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Happy New Year: 6 Great Habits To "Reset" In 2017


Happy New Year!  May 2017 bring you love, laughter, friendship, challenge and abundant gratitude!! 

As I reflect on 2016, I have so much to be grateful for.  A great family, wonderful friends, colleagues and clients that give me such meaning and purpose and who accept my thoughts, support and guidance.  

When I think about a New Year’s resolution for 2017, it feels amazingly daunting.  Such pressure!  Like giving up candy for Lent back in the day.   What if I fail?   Then what do I do?  According to the Huffington Post, only 8% of people actually keep their New Year’s resolutions.  Not very promising statistics. 

A resolution sets firm, hard decisions to do or not do something.  Dr. Roberta Anding from Baylor College of Medicine has a different approach.  She says instead of a firm, hard decision for January 1, 2017, why not do a “reset”; an opportunity to “set again” or set your habits differently. 

I LIKE IT!  (It’s an opportunity to evaluate every day… if I need to.  And some days, I just might need to.)

So here are some of my “resets for 2017” taken from daringtolivefully.com

  • Play
  • Read more books
  • Be more grateful (I don’t think one can ever be too grateful!)
  • Become more confident… not over-confident … but confident
  • Increase your Emotional Intelligence (EQ)
  • Start a blog (How about that?)

Some of these I will be wildly successful at, and some I will, no doubt, have to “reset” from time to time.  But my 2017 “resets” show up as a blank notebook.  I get to use it however I choose.  The pages are simply waiting to be filled.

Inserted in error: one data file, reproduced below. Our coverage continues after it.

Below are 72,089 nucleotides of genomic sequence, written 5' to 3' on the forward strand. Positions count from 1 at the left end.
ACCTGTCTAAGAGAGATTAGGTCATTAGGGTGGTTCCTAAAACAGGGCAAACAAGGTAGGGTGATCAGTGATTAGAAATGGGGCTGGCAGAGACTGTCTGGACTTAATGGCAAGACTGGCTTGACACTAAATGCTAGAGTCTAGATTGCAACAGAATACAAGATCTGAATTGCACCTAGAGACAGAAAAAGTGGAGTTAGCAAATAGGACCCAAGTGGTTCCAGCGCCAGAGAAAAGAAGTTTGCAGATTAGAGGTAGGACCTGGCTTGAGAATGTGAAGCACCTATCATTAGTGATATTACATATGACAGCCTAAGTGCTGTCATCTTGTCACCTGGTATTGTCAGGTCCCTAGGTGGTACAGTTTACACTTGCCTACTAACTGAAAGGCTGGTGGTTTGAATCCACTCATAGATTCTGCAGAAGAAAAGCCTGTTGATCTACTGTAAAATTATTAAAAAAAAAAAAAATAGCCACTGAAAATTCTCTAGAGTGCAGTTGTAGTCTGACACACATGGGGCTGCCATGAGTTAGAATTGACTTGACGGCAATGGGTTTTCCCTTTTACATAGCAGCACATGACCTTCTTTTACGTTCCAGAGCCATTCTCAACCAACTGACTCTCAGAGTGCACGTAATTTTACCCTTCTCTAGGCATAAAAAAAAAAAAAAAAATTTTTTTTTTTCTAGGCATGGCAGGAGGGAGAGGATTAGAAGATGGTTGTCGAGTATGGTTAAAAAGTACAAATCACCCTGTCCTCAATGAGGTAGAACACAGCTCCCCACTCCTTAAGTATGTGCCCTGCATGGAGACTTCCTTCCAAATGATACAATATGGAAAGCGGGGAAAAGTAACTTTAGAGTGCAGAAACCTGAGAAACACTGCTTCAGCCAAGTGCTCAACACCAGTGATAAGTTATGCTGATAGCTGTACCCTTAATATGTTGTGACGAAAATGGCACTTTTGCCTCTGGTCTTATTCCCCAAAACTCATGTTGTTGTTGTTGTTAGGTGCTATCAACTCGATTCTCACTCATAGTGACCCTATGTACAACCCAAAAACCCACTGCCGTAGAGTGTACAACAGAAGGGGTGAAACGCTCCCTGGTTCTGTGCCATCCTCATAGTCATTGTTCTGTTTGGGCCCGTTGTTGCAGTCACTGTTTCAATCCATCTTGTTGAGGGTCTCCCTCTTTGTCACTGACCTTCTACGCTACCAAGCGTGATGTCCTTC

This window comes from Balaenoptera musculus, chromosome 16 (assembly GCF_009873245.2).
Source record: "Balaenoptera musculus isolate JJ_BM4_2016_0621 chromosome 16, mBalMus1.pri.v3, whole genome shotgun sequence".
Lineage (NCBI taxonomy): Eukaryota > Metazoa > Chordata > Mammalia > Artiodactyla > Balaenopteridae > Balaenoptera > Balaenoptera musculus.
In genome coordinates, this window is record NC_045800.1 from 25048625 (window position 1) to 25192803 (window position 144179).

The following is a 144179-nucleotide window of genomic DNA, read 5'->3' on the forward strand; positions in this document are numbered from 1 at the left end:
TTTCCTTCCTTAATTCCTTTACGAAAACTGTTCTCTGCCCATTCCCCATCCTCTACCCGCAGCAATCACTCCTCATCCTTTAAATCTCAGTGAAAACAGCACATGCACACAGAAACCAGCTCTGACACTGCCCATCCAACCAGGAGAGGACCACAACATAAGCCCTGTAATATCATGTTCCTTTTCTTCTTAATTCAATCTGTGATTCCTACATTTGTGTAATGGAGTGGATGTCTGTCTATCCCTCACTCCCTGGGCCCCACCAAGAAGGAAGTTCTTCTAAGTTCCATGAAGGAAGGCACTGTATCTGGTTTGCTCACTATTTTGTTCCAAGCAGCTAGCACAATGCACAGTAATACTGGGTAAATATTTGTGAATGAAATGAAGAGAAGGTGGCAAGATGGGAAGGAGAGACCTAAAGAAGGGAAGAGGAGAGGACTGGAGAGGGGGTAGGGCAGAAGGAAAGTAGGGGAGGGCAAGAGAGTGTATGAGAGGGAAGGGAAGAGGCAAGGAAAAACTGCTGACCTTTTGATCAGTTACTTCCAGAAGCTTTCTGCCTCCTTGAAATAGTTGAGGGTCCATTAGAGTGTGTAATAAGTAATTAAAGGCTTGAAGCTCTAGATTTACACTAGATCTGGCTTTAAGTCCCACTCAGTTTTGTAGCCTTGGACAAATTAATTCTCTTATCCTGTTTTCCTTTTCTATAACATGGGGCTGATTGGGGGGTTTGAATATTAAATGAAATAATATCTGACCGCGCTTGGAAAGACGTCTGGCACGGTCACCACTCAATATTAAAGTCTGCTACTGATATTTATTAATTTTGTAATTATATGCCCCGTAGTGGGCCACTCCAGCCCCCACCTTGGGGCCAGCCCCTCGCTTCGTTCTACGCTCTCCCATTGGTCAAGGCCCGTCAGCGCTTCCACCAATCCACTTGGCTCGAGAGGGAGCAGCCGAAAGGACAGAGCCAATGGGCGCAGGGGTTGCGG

So, let me ask you… What’s your “reset” for 2017? 

Written by:

Margaret Walker Scavo


Expertise in 1:1 coaching, team interventions and mentoring, leadership and organization development training, HR assessment and performance management



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Storytelling Closing Remarks

Our team at FutureSense would like to thank you all for traveling with us these last several weeks as we’ve shared our individual stories – the tales that outline our experiences, our passions, and our perspectives on life, family, and business.  As a firm, we believe our unique stories tie us together as part of a collaborative team, bonded with a blend of both unique and shared experiences.  Sharing our stories with you is just one expression of building the authenticity and transparency we believe in as we work with our clients, colleagues and friends.

Storytelling goes beyond policy and practice – it touches at the roots of who we are – as individuals, and within our organizations.  It provides a compelling and interactive way of communicating that dispels the org chart, creating a meaningful way of discussing who we are and where we’re going – strengthening our social bonds, honoring our past, describing our present, and shaping our future.  The stories we share enable us to create connections between what is being said and our own experience – and often trigger people into action.  In other words, stories move us! 

It’s practically impossible to listen to a story and remain passive – instead we connect with related thoughts, experiences and emotions.  Like it or not, our stories draw us in, and relationships and connections are built - trust and collaboration is established.  So keep telling those purposeful stories, and listening to others’.  Share them among family, friends, colleagues and certainly within your organization.  You might be surprised at what unfolds!